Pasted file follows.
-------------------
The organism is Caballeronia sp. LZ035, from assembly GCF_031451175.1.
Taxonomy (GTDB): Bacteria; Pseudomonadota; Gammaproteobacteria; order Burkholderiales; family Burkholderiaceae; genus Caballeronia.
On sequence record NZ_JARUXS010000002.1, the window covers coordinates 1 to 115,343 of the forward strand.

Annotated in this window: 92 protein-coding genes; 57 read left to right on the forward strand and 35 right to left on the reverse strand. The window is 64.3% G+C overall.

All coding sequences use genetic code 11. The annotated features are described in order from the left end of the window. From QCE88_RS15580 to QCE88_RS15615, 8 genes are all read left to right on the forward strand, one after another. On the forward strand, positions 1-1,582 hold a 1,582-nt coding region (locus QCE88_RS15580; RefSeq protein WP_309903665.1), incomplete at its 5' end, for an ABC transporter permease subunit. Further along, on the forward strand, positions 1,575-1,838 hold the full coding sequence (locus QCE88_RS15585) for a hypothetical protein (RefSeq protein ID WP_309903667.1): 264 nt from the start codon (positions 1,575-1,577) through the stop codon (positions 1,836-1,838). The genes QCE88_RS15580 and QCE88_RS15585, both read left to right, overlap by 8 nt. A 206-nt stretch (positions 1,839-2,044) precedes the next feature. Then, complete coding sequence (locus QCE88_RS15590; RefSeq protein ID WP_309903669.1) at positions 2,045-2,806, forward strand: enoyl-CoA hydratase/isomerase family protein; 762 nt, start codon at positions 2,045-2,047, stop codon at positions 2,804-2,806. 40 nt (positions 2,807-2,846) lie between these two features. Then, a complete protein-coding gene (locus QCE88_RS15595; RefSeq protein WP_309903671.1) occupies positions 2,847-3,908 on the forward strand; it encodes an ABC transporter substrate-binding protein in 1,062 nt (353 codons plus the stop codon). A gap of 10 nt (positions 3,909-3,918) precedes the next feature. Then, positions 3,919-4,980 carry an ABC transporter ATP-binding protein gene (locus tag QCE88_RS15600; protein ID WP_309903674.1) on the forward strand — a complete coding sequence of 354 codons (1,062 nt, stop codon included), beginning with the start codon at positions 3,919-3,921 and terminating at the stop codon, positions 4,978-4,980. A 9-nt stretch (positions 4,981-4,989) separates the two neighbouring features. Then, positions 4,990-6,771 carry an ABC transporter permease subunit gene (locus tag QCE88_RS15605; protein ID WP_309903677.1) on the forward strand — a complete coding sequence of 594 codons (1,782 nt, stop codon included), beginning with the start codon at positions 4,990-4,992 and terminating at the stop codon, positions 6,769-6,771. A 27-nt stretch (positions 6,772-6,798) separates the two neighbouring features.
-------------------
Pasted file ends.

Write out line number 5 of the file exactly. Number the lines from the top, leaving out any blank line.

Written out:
All coding sequences use genetic code 11. The annotated features are described in order from the left end of the window. From QCE88_RS15580 to QCE88_RS15615, 8 genes are all read left to right on the forward strand, one after another. On the forward strand, positions 1-1,582 hold a 1,582-nt coding region (locus QCE88_RS15580; RefSeq protein WP_309903665.1), incomplete at its 5' end, for an ABC transporter permease subunit. Further along, on the forward strand, positions 1,575-1,838 hold the full coding sequence (locus QCE88_RS15585) for a hypothetical protein (RefSeq protein ID WP_309903667.1): 264 nt from the start codon (positions 1,575-1,577) through the stop codon (positions 1,836-1,838). The genes QCE88_RS15580 and QCE88_RS15585, both read left to right, overlap by 8 nt. A 206-nt stretch (positions 1,839-2,044) precedes the next feature. Then, complete coding sequence (locus QCE88_RS15590; RefSeq protein ID WP_309903669.1) at positions 2,045-2,806, forward strand: enoyl-CoA hydratase/isomerase family protein; 762 nt, start codon at positions 2,045-2,047, stop codon at positions 2,804-2,806. 40 nt (positions 2,807-2,846) lie between these two features. Then, a complete protein-coding gene (locus QCE88_RS15595; RefSeq protein WP_309903671.1) occupies positions 2,847-3,908 on the forward strand; it encodes an ABC transporter substrate-binding protein in 1,062 nt (353 codons plus the stop codon). A gap of 10 nt (positions 3,909-3,918) precedes the next feature. Then, positions 3,919-4,980 carry an ABC transporter ATP-binding protein gene (locus tag QCE88_RS15600; protein ID WP_309903674.1) on the forward strand — a complete coding sequence of 354 codons (1,062 nt, stop codon included), beginning with the start codon at positions 3,919-3,921 and terminating at the stop codon, positions 4,978-4,980. A 9-nt stretch (positions 4,981-4,989) separates the two neighbouring features. Then, positions 4,990-6,771 carry an ABC transporter permease subunit gene (locus tag QCE88_RS15605; protein ID WP_309903677.1) on the forward strand — a complete coding sequence of 594 codons (1,782 nt, stop codon included), beginning with the start codon at positions 4,990-4,992 and terminating at the stop codon, positions 6,769-6,771. A 27-nt stretch (positions 6,772-6,798) separates the two neighbouring features.